The fashionable Parisienne, following an undeviating annual schedule that resembled nothing so much as a royal progress, attended the Bal des Petits Lits Blancs (a children's benefit), went to the races at Auteuil and Longchamp and was seen at the opening of the Ballets Russes in June just before leaving for Deauville, "the smartest summer resort in Europe" according to Vogue, which enumerated its attributes including "above all gowns and gowns and gowns." September found tout Paris in Biarritz, then back to town after the hunting season for fashion shows, fittings, galas at the Cercle Interallié, subscription performances at the Opéra, theater and the Bal de la Couture sponsored by the Chambre Syndicale for the benefit of needy sewing workers, ending with Réveillon (Christmas Eve) suppers before beginning the annual round on the Cote d'Azur or St. Moritz.
L'Art et la Mode captures the glamour that was Paris in the twenties. Its pages evoke Art Deco, Sunday evening at the Ritz, the Casino de Paris, jazz at the Buf sur le Toit, the legendary Josephine Baker at the Folies-Bergère and Paul Poiret stepping off the Train Bleu at Cannes, where golf was de rigueur until 5 P.M. and the Casino the in spot until 5 A.M.
The streamlining of life dictated the streamlining of line, the hallmark of the decade. The contemporary aesthetic was manifested in the seemingly paradoxical union of utter simplicity of form with unlimited luxury of materials. Equally true in art, architecture, the decorative arts and fashion, this visual philosophy was epitomized in the Exposition Internationale des Arts Décoratifs et Industriels Modernes held in Paris in 1925 on the banks of the Seine, where the Pavillon de l'Elégance occupied a central position among the buildings of the fair.
Reverberations of this paring down were felt far beyond art and fashion. As the cocoon of layers of cloth was discarded, years were shed and restrictions carried over from the nineteenth century were rejected. Youth emerged from this chrysalis to find nothing too daring, too dangerous or too unusual as long as it was new. The boyish figure, actually more like that of a soignée adolescent, was the visual manifestation of this attitude. The adaptation of men's fashions for women enjoyed considerable popularity. Gabrielle Chanel wore a man's sweater on the Riviera, creating a new fashion. In 1925, L'Art et la Mode wrote, "In all the new collections an important place is reserved for the 'masculine' type of tailored suit. The coat is cut on the lines of a man's overcoat." Some women even had their clothing made by men's tailors, and in chic circles it was considered amusing for a couple to appear together in "le smoking," masculine evening wear (p. 108). The fashion for the "tailleur strict," or man-tailored suit, emphasized the sharp demarcation between day and evening garb, and was embraced by the new woman who smoked in public, painted her lips and nails red and knew how to wield a cocktail shaker.
Above all, the twenties were young. The statuesque woman gave way to the asexual, lithe girl. The mysterious swathing and exotic draperies of prewar garments whose natural habitat was night, were suddenly passé. The splendor of Poiret looked old-fashioned next to the sportive look of Chanel and Patou, seen in its element out-of-doors.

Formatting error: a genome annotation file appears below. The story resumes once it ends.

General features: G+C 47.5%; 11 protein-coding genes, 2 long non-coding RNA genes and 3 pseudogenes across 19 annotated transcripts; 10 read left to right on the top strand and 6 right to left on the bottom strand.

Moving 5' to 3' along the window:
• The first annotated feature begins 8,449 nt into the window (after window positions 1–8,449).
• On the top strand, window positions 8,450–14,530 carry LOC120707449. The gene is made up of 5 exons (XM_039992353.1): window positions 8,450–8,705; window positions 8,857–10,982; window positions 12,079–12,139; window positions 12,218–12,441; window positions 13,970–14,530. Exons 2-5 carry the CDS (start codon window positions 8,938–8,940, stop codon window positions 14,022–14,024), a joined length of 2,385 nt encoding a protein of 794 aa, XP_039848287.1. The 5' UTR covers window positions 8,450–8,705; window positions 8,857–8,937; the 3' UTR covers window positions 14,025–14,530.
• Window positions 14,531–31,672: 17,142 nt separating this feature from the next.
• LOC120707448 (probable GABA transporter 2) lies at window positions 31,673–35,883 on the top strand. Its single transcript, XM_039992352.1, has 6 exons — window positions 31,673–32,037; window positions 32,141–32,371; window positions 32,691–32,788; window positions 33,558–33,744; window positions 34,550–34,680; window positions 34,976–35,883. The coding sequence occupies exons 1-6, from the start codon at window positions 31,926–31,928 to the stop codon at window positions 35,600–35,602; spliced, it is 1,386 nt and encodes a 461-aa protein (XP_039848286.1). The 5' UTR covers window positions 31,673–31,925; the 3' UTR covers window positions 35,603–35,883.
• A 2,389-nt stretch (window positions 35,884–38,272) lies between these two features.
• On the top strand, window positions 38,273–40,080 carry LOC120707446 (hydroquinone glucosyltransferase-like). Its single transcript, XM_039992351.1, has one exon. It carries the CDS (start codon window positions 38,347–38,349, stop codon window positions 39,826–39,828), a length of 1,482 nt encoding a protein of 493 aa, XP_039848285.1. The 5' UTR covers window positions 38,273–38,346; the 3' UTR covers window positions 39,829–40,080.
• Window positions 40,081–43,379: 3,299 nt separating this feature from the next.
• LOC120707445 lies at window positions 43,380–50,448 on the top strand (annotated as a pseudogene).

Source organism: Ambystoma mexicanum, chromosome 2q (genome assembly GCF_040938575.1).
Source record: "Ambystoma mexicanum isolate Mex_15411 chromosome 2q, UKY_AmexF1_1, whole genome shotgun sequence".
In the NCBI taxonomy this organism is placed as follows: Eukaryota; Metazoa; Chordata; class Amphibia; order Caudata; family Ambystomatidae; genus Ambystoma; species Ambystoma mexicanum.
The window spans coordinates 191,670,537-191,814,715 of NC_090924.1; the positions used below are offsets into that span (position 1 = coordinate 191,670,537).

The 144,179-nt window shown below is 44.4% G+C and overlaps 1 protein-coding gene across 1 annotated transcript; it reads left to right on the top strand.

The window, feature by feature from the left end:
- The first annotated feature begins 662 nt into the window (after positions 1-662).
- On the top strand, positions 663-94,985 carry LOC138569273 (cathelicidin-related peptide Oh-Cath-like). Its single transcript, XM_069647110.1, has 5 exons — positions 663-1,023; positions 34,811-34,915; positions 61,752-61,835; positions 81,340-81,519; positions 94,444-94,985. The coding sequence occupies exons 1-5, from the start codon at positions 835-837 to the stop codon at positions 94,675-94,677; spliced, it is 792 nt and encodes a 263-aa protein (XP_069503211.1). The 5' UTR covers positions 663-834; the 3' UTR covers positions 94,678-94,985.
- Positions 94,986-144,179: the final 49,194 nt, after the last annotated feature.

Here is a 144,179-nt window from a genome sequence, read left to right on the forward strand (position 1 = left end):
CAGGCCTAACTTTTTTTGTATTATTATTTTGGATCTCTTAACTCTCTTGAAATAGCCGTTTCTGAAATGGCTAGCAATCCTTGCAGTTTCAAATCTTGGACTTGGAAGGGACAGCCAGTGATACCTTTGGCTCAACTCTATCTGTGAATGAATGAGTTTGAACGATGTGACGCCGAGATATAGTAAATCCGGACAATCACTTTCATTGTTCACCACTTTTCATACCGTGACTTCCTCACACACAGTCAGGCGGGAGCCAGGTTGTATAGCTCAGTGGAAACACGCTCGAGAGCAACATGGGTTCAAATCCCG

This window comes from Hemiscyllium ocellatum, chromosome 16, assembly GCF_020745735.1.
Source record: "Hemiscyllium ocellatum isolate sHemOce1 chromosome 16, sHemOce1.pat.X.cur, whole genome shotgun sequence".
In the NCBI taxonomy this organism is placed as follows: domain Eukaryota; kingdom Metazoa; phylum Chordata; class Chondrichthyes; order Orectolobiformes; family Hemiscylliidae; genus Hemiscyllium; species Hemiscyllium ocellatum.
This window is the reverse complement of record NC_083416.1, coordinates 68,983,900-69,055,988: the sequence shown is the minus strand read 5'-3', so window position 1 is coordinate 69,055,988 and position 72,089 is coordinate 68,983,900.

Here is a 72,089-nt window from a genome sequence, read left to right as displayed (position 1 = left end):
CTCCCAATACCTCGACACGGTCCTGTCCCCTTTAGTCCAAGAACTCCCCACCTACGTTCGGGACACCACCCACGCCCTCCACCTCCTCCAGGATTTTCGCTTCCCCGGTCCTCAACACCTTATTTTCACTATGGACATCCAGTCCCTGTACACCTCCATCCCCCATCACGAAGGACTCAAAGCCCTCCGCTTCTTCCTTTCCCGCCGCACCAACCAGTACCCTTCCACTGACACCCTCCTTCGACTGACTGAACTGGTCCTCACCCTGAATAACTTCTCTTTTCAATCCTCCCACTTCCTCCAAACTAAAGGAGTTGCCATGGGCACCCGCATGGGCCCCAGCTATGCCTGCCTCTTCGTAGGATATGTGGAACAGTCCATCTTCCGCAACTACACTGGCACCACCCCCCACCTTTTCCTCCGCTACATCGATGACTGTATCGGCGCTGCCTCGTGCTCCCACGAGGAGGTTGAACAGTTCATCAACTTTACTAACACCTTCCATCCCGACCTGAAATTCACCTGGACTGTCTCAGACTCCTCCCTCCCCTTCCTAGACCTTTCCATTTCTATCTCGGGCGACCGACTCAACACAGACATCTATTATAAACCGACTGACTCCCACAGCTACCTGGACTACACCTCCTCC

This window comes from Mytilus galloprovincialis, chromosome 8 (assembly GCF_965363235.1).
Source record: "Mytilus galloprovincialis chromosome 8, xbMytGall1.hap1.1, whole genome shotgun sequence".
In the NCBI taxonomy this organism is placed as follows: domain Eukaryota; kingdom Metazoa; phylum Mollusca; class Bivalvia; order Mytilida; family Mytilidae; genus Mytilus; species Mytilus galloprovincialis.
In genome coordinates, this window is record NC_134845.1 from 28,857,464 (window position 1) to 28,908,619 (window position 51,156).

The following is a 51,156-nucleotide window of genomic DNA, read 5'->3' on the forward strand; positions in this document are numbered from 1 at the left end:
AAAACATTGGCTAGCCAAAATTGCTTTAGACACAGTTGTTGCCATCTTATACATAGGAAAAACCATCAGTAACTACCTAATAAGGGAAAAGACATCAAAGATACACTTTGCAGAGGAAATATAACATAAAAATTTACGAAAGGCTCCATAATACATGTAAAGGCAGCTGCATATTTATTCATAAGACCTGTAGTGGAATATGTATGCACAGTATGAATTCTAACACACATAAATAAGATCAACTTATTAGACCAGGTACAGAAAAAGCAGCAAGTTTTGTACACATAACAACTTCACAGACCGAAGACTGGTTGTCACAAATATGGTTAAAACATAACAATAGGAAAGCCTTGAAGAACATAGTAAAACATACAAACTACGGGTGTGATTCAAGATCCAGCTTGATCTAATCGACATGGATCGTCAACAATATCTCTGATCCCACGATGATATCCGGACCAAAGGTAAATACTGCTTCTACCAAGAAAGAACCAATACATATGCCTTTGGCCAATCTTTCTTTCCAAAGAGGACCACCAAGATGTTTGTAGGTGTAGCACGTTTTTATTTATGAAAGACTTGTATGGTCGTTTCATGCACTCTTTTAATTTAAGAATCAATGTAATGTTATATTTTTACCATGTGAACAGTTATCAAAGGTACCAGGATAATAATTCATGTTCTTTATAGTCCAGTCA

Perhaps the most significant influence on fashion in the twenties was the growing popularity of sports among women. When Suzanne Lenglen appeared at Wimbledon in 1921 in a sleeveless sweater, a short pleated skirt by Patou and a yellow bandeau on her hair, she was the harbinger of a revolution. Even if one's most strenuous exercise was walking to the car, Patou's sportive look was rapidly pervading fashion. During the 1924 Olympics, L'Art et la Mode published an entire issue devoted solely to élégances sportives. While Chanel appealed to the rich woman who wanted to look understated and modern, Jean Patou, whose clientele was young and international, was considered by Poiret to be the greater threat. Asserting that the new woman appeared to be made of cardboard, Poiret expressed fear for the future of the couture. His voice was distinctly a minority one, as smart society flocked to the new Mediterranean resorts of St. Raphael and Menton, where they passed the time on the beach in pyjamas or bathing suits, acquiring a newly chic suntan as they anointed themselves with Patou's "Huile de Chaldée."
The automobile was the technological symbol of the twenties. To women, who had learned to drive ambulances and tractors during World War I, it represented the extension of their new-found freedom and status. By 1921 couturiers were even making a specialty of motoring apparel. This new mobility simplified the move from resort to resort, as Parisians motored down to Deauville, only 120 miles away, for the weekend, causing L'Art et la Mode to remark that Paris was fast becoming a town where "smart society women pass a few days in between seasons."
Equal in importance to sports and the automobile to an understanding of the radical change occurring in fashion, was the 1922 novel, La Garçonne, by Victor Margueritte, which caused such a scandal that its author was stripped of his Legion of Honor. The heroine, a student at the Sorbonne, embodied the movement toward sexual equality. Disillusioned by the hypocrisy of society, she broke with her parents and fiance, cut her hair, wore men's clothing, became a successful businesswoman, smoked opium and had many love affairs, including a lesbian relationship. La Garçonne was the model for a generation that found its physical expression in flattened breasts and hips, short hair and short skirts that allowed freedom of movement without the anachronistic encumbrances of extraneous layers of cloth or restrictive corsets.